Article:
Musical Chairs

When preparing for an interview; you practice what you’re going to say, you carefully choose a sharp outfit – but the real question is where are you going to sit?

Believe it or not, there’s a psychology some HR people use when seating you for an interview. It’s simple really. All they do is find some way to place them in a seat of power over you. To tell you the truth, I don’t know why they do it. I don’t know if by doing this they get some keen insight into the inner workings of your work ethic. Part of me thinks they do it because of tradition. Another part of me thinks they do it because it’s fun. Whatever the case may be, it’s something you have to look out for when choosing your seat for an interview.

The most common arrangement you’ll run into is the big desk. The person interviewing you sits behind a big desk and offers you the small, uncomfortable chair on the other side. If you’re lucky, you’ll get a choice of two, but sometimes you’re limited to just one. In either case, you have to concede this layout to the interviewer. If given the choice of two chairs, choose the one that will provide the most comfortable viewing angle for the person interviewing. Sure, they get the upper hand, but you also don’t want to give them a stiff neck.

On some occasions, especially if it’s a larger office, the interviewer may lead you over to a lounge area with a couch and some chairs. Your impulse is to take the couch. It’s more comfortable and you think you’ll seem more relaxed during the interview. You’d be wrong. Couches promote slouching. Your eye level will be lower, your posture will be loose and you’ll generally seem less positive because of it. Always choose the chairs. They promote better posture and you’ll project much better because of it.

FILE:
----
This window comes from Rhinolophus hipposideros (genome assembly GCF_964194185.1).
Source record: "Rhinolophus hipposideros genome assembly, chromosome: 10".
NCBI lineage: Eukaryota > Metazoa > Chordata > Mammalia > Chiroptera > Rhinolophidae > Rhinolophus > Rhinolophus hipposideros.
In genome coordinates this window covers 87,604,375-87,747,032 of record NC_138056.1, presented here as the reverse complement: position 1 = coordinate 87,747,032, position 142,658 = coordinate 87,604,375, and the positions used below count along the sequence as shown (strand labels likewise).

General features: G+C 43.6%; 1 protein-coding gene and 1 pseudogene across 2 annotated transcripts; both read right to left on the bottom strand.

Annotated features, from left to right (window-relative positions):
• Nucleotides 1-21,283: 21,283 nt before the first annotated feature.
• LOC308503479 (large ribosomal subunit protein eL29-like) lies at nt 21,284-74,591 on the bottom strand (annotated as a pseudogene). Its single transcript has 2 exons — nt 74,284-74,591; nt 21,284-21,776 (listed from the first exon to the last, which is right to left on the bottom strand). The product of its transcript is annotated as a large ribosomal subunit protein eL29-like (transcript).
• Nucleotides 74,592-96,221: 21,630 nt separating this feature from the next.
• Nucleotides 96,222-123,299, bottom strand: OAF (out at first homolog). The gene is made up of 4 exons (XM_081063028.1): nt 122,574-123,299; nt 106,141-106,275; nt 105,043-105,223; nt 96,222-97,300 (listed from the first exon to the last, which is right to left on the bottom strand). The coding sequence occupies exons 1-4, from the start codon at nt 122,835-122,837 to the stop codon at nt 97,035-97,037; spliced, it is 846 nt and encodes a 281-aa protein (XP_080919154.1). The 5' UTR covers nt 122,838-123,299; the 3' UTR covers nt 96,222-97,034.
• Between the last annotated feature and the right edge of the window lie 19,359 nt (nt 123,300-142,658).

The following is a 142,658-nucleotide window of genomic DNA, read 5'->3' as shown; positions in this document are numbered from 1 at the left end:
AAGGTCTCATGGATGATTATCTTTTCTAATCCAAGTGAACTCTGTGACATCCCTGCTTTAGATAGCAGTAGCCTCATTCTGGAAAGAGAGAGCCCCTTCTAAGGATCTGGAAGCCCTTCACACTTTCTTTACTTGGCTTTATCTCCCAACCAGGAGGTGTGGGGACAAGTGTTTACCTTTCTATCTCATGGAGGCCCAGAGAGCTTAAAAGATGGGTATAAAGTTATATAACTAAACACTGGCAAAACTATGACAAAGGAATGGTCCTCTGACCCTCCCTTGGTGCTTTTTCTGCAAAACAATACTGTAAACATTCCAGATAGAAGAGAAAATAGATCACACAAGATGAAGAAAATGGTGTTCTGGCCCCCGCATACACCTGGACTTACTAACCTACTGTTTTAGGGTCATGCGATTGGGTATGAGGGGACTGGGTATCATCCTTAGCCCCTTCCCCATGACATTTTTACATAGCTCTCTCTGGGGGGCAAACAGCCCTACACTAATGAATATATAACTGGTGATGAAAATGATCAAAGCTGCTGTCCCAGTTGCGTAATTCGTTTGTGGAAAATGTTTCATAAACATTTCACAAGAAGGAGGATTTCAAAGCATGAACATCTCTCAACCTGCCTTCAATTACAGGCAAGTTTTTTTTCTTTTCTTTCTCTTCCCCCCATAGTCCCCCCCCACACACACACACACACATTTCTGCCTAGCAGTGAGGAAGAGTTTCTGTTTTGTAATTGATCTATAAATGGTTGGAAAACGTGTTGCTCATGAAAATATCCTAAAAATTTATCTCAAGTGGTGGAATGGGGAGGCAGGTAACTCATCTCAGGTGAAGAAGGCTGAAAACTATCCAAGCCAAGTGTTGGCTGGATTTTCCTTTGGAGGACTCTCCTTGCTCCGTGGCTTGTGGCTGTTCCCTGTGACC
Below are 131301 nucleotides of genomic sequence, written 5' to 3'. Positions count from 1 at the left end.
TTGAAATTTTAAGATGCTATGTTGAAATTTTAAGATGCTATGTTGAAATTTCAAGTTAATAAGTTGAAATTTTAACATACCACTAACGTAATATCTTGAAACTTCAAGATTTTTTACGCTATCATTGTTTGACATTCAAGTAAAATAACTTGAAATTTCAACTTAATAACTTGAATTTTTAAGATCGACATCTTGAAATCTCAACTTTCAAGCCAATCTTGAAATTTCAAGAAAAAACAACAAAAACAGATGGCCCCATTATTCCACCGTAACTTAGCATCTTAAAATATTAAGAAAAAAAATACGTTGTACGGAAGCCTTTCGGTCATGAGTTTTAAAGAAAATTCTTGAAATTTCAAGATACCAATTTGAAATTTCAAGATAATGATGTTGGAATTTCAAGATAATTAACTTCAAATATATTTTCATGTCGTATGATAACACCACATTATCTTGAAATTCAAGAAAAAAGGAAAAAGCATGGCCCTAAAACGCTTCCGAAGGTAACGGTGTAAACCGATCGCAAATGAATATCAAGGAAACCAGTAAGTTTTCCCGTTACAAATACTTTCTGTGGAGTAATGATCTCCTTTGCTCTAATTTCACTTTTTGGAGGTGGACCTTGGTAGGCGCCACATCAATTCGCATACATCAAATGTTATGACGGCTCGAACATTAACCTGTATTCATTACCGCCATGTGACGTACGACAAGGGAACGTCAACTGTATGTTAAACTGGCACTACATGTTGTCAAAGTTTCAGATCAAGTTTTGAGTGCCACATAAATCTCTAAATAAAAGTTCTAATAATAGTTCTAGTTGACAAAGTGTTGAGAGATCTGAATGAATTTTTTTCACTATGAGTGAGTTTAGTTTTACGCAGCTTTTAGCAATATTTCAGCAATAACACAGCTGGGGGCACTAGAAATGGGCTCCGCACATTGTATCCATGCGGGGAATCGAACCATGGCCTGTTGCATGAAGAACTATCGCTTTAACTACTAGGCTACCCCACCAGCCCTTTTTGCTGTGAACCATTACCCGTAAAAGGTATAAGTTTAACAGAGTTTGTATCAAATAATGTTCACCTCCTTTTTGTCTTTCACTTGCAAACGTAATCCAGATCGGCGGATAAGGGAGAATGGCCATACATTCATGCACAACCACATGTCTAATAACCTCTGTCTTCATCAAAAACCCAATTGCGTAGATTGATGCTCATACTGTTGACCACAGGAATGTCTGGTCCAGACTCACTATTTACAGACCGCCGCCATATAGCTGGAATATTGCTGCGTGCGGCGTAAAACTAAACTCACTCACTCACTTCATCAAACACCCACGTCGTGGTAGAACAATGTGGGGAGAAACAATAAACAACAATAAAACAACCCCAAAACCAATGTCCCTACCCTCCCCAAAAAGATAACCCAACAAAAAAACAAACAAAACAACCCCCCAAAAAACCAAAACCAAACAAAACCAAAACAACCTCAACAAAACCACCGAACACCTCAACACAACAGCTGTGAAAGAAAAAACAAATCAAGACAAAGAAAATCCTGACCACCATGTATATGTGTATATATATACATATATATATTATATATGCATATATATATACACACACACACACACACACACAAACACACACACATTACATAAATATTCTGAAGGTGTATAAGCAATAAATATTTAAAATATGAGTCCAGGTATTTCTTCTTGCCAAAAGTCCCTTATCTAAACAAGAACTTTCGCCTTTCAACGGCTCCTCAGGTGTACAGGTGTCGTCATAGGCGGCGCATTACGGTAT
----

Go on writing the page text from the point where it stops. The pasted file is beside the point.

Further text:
Other instances may see the interviewer leading you to a table. This can be in a conference room, which means a long table, or a smaller table the office typically uses for impromptu meetings with a small group. The temptation here is to sit across from the interviewer. This actually creates negative space between you, almost setting you up as combatants as opposed to willing participants in an exchange of ideas. You’ll want to sit next to the interviewer, but keep a comfortable distance to achieve this effect.

It’s difficult to not think of an interview as some sort of combat, especially in the business world where executives read The Art of War slavishly. But, you need to try and imagine that the interviewer isn’t your enemy but rather a collaborator. You’re going to share ideas and both decide if this career move is the best for you and the company.

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2 Responses

  1. ill have to use this information in my next interview!

  2. good advice, ill keep it in mind.

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